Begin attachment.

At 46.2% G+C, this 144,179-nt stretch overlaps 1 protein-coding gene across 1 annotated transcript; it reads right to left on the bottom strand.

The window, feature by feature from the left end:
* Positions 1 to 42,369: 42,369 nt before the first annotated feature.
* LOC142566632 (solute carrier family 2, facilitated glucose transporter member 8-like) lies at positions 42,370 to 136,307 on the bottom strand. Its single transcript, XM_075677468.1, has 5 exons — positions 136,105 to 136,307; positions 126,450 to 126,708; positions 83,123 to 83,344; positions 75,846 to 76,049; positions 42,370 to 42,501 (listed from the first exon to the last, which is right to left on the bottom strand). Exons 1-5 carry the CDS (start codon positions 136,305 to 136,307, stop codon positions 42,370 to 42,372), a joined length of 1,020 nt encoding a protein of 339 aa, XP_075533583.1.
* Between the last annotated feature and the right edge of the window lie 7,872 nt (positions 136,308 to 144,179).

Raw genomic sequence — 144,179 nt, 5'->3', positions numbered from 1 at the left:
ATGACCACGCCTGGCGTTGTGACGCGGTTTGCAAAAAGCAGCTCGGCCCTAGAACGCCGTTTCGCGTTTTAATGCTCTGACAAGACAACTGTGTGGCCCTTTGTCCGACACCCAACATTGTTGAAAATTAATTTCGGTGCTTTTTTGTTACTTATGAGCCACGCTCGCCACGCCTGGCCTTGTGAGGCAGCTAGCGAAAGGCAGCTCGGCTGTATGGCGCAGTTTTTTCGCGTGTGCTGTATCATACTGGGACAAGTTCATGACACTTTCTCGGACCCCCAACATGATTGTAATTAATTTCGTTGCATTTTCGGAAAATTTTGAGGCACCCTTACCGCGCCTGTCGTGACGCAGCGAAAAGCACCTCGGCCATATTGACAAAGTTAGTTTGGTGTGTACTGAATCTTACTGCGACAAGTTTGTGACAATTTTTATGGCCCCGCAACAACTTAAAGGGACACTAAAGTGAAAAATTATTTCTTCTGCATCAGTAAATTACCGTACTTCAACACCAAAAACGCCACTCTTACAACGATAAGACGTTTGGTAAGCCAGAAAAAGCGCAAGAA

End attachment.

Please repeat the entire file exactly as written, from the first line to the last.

At 46.2% G+C, this 144,179-nt stretch overlaps 1 protein-coding gene across 1 annotated transcript; it reads right to left on the bottom strand.

The window, feature by feature from the left end:
* Positions 1 to 42,369: 42,369 nt before the first annotated feature.
* LOC142566632 (solute carrier family 2, facilitated glucose transporter member 8-like) lies at positions 42,370 to 136,307 on the bottom strand. Its single transcript, XM_075677468.1, has 5 exons — positions 136,105 to 136,307; positions 126,450 to 126,708; positions 83,123 to 83,344; positions 75,846 to 76,049; positions 42,370 to 42,501 (listed from the first exon to the last, which is right to left on the bottom strand). Exons 1-5 carry the CDS (start codon positions 136,305 to 136,307, stop codon positions 42,370 to 42,372), a joined length of 1,020 nt encoding a protein of 339 aa, XP_075533583.1.
* Between the last annotated feature and the right edge of the window lie 7,872 nt (positions 136,308 to 144,179).

Raw genomic sequence — 144,179 nt, 5'->3', positions numbered from 1 at the left:
ATGACCACGCCTGGCGTTGTGACGCGGTTTGCAAAAAGCAGCTCGGCCCTAGAACGCCGTTTCGCGTTTTAATGCTCTGACAAGACAACTGTGTGGCCCTTTGTCCGACACCCAACATTGTTGAAAATTAATTTCGGTGCTTTTTTGTTACTTATGAGCCACGCTCGCCACGCCTGGCCTTGTGAGGCAGCTAGCGAAAGGCAGCTCGGCTGTATGGCGCAGTTTTTTCGCGTGTGCTGTATCATACTGGGACAAGTTCATGACACTTTCTCGGACCCCCAACATGATTGTAATTAATTTCGTTGCATTTTCGGAAAATTTTGAGGCACCCTTACCGCGCCTGTCGTGACGCAGCGAAAAGCACCTCGGCCATATTGACAAAGTTAGTTTGGTGTGTACTGAATCTTACTGCGACAAGTTTGTGACAATTTTTATGGCCCCGCAACAACTTAAAGGGACACTAAAGTGAAAAATTATTTCTTCTGCATCAGTAAATTACCGTACTTCAACACCAAAAACGCCACTCTTACAACGATAAGACGTTTGGTAAGCCAGAAAAAGCGCAAGAA